Seth Lloyd, Massachusetts Institute of Technology, author of Programming the Universe

"Not since Richard Feynman's Lectures on Physics has there been a set of lecture notes as brilliant and as entertaining. Aaronson leads the reader on a wild romp through the most important intellectual achievements in computing and physics, weaving these seemingly disparate fields into a captivating narrative for our modern age of information. Aaronson wildly runs through the fields of physics and computers, showing us how they are connected, how to understand our computational universe, and what questions exist on the borders of these fields that we still don't understand. This book is a poem disguised as a set of lecture notes. The lectures are on computing and physics, complexity theory and mathematical logic and quantum physics. The poem is made up of proofs, jokes, stories, and revelations, synthesizing the two towering fields of computer science and physics into a coherent tapestry of sheer intellectual awesomeness."
Dave Bacon, Google

"... how can I adequately convey the scope, erudition, virtuosity, panache, hilarity, the unabashed nerdiness, pugnacity, the overwhelming exuberance, the relentless good humor, the biting sarcasm, the coolness and, yes, the intellectual depth of this book?"
Frederic Green, SIGACT News

"It is the very definition of a Big Ideas Book ... It's targeted to readers with a reasonably strong grounding in physics, so it's not exactly a light read ... But for those with sufficient background, or the patience to stick with the discussion, the rewards will be great."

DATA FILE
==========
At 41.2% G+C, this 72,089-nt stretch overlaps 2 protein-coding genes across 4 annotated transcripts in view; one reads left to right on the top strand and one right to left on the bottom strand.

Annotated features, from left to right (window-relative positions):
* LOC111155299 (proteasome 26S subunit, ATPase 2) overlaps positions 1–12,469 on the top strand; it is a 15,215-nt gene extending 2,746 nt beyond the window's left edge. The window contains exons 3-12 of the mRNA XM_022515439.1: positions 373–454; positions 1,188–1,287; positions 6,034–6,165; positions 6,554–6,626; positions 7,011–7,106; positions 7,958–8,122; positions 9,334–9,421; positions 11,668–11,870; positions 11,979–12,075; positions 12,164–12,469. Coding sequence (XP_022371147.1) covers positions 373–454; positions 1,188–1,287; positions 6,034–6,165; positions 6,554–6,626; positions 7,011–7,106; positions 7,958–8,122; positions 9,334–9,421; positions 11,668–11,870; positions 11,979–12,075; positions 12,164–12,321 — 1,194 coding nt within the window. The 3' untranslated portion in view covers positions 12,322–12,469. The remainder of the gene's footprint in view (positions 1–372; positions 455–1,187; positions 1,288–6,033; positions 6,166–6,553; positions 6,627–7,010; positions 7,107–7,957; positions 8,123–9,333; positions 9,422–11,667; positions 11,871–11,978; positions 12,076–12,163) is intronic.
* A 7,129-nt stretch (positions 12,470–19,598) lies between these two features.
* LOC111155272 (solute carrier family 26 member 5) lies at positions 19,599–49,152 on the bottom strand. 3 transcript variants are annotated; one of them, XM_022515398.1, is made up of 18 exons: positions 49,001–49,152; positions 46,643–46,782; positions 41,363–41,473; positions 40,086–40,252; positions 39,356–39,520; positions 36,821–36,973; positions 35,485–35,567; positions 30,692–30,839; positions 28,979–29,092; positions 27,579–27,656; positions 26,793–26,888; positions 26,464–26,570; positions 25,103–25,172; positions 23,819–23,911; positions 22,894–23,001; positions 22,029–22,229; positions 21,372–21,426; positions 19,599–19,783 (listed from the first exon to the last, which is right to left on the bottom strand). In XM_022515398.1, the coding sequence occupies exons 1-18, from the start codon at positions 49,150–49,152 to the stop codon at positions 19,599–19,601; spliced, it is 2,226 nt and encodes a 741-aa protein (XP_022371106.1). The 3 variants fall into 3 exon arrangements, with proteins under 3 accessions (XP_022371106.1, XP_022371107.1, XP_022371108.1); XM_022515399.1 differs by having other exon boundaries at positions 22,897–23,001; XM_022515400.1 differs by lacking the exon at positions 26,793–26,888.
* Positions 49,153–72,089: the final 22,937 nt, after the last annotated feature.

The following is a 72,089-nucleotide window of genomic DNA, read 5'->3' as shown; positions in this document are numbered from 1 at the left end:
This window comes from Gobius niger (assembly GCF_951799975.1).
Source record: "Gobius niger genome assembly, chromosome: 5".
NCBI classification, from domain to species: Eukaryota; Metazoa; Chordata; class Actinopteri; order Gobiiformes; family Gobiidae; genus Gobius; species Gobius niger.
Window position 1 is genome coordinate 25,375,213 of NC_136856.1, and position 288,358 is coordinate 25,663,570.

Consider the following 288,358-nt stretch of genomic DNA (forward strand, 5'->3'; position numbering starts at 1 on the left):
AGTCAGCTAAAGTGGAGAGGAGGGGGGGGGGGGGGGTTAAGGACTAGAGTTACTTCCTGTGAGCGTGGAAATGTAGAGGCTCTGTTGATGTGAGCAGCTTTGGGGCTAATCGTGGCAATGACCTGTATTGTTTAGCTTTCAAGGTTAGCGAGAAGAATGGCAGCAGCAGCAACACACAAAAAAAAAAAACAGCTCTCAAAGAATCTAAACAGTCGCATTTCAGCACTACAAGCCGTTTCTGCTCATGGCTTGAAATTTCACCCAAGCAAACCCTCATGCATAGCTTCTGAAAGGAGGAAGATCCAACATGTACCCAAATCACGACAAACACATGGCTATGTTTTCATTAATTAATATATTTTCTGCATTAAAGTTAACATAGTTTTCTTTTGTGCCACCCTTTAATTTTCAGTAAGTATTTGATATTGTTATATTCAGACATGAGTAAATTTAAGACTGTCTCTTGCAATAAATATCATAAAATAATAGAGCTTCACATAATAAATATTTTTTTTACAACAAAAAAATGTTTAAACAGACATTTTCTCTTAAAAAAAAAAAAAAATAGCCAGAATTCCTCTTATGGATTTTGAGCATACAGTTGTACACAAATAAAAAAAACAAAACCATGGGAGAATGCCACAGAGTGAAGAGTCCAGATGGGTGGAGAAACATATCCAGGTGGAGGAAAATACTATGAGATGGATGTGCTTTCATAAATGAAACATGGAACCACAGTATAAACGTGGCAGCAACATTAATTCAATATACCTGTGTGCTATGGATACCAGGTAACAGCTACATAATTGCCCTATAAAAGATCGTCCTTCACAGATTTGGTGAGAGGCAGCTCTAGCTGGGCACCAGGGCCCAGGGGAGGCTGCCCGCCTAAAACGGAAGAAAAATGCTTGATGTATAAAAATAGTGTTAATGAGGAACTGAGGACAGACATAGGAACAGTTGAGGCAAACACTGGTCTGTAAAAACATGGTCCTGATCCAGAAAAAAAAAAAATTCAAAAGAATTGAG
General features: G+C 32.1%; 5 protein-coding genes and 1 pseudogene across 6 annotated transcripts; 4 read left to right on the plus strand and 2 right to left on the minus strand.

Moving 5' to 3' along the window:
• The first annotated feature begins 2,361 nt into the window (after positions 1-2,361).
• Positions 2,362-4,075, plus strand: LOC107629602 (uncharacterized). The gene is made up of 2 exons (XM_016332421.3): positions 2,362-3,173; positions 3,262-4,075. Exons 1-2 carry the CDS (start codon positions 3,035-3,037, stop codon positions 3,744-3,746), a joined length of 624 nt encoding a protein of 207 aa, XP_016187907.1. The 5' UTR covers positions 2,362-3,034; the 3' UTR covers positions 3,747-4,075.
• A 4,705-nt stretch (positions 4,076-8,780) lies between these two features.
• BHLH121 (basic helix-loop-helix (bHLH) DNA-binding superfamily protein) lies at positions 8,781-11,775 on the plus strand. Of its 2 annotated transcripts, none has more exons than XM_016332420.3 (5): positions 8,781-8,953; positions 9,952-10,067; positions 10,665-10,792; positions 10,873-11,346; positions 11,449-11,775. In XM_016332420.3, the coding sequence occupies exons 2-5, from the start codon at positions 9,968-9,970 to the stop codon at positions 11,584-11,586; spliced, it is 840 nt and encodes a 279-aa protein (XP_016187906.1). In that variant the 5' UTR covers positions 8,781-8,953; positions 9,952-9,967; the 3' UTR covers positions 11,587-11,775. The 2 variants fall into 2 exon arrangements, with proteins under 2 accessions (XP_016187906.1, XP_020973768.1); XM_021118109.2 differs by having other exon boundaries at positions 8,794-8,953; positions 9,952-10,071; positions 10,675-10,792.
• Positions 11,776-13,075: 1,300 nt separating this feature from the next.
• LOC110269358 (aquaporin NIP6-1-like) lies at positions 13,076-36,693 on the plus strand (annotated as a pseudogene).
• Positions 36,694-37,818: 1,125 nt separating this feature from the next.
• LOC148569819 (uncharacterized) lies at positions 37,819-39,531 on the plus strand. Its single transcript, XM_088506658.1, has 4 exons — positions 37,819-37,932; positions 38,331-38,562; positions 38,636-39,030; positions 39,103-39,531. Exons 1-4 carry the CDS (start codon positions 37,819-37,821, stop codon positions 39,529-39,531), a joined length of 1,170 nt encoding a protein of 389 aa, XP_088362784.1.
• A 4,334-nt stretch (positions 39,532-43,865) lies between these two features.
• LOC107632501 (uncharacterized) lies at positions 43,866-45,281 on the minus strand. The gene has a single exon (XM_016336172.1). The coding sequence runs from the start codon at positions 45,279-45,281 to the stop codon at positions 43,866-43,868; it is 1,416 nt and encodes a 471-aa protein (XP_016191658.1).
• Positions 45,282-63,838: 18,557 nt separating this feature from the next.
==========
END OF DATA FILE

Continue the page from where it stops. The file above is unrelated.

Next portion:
Sean Carroll and Jennifer Ouellette, Cocktail Party Physics, Scientific American blog

"The range of subjects covered is immense: set theory, Turing machines, the P versus NP problem, randomness, quantum computing, the hidden variables theory, the anthropic principle, free will, and time travel and complexity. For every one of these diverse topics, the author has something insightful and thought provoking to say. Naturally, this is not a book that can be read quickly, and it is definitely worth repeated reading. The work will make readers think about a lot of subjects and enjoy thinking about them. It definitely belongs in all libraries, especially those serving general readers or students and practitioners of computer science or philosophy. Highly recommended."
R. Bharath, Choice

"... lively, casual, and clearly informed by the author's own important work ... stimulating ... It should prove valuable to anyone interested in computational complexity, quantum mechanics, and the theory of quantum computing."
Francis Sullivan, Physics Today

"... a wonderful, personal exploration of topics in theory of computation, complexity theory, physics, and philosophy. His witty, informal writing style makes the material approachable as he weaves together threads of complexity theory, computing theory, mathematical logic, and the math and physics of quantum mechanics (QM) and quantum computing to show how these topics interrelate to each other, what that says about the universe, and something about us ... this book is a treat."
G. R. Mayforth, Computing Reviews --This text refers to the paperback edition.

Product details

  • File Size : 2923 KB
  • Print Length : 406 pages
  • Word Wise : Enabled
  • Publisher : Cambridge University Press; 1st Edition (March 14, 2013)
  • Publication Date : March 14, 2013
  • ASIN : B00B4V6IZK
  • Language: : English
  • Text-to-Speech : Enabled
  • Enhanced Typesetting : Enabled
  • Simultaneous Device Usage : Up to 4 simultaneous devices, per publisher limits
  • Screen Reader : Supported
  • X-Ray : Not Enabled
  • Lending : Not Enabled
  • Customer Reviews:
    4.4 out of 5 stars 95 ratings